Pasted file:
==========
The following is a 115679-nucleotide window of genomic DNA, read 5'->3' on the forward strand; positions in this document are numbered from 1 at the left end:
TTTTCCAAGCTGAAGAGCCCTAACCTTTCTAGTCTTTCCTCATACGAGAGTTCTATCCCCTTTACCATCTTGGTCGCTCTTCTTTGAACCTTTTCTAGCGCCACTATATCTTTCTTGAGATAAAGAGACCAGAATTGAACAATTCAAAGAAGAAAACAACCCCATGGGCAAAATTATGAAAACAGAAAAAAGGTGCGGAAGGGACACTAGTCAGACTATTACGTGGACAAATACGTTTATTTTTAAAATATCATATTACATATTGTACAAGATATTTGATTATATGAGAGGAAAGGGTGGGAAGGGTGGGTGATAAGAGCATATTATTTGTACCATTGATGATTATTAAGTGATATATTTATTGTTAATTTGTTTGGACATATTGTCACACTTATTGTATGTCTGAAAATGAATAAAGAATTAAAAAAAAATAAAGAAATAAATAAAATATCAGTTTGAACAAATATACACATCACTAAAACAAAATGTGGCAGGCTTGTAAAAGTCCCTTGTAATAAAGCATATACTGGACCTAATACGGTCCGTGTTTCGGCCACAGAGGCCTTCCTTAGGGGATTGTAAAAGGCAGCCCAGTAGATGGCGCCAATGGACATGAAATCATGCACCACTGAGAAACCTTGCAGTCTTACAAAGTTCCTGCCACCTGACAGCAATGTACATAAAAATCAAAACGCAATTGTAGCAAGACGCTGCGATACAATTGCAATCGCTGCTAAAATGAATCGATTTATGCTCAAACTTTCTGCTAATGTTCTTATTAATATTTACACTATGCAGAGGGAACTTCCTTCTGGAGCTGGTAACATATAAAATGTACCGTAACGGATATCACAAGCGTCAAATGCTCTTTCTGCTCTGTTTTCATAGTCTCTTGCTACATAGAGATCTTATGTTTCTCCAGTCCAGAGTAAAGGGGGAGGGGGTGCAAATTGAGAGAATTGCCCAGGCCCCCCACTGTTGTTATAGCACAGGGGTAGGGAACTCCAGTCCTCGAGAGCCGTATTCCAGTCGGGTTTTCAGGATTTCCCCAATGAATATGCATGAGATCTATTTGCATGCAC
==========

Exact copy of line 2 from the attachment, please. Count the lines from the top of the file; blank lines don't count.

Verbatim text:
TTTTCCAAGCTGAAGAGCCCTAACCTTTCTAGTCTTTCCTCATACGAGAGTTCTATCCCCTTTACCATCTTGGTCGCTCTTCTTTGAACCTTTTCTAGCGCCACTATATCTTTCTTGAGATAAAGAGACCAGAATTGAACAATTCAAAGAAGAAAACAACCCCATGGGCAAAATTATGAAAACAGAAAAAAGGTGCGGAAGGGACACTAGTCAGACTATTACGTGGACAAATACGTTTATTTTTAAAATATCATATTACATATTGTACAAGATATTTGATTATATGAGAGGAAAGGGTGGGAAGGGTGGGTGATAAGAGCATATTATTTGTACCATTGATGATTATTAAGTGATATATTTATTGTTAATTTGTTTGGACATATTGTCACACTTATTGTATGTCTGAAAATGAATAAAGAATTAAAAAAAAATAAAGAAATAAATAAAATATCAGTTTGAACAAATATACACATCACTAAAACAAAATGTGGCAGGCTTGTAAAAGTCCCTTGTAATAAAGCATATACTGGACCTAATACGGTCCGTGTTTCGGCCACAGAGGCCTTCCTTAGGGGATTGTAAAAGGCAGCCCAGTAGATGGCGCCAATGGACATGAAATCATGCACCACTGAGAAACCTTGCAGTCTTACAAAGTTCCTGCCACCTGACAGCAATGTACATAAAAATCAAAACGCAATTGTAGCAAGACGCTGCGATACAATTGCAATCGCTGCTAAAATGAATCGATTTATGCTCAAACTTTCTGCTAATGTTCTTATTAATATTTACACTATGCAGAGGGAACTTCCTTCTGGAGCTGGTAACATATAAAATGTACCGTAACGGATATCACAAGCGTCAAATGCTCTTTCTGCTCTGTTTTCATAGTCTCTTGCTACATAGAGATCTTATGTTTCTCCAGTCCAGAGTAAAGGGGGAGGGGGTGCAAATTGAGAGAATTGCCCAGGCCCCCCACTGTTGTTATAGCACAGGGGTAGGGAACTCCAGTCCTCGAGAGCCGTATTCCAGTCGGGTTTTCAGGATTTCCCCAATGAATATGCATGAGATCTATTTGCATGCAC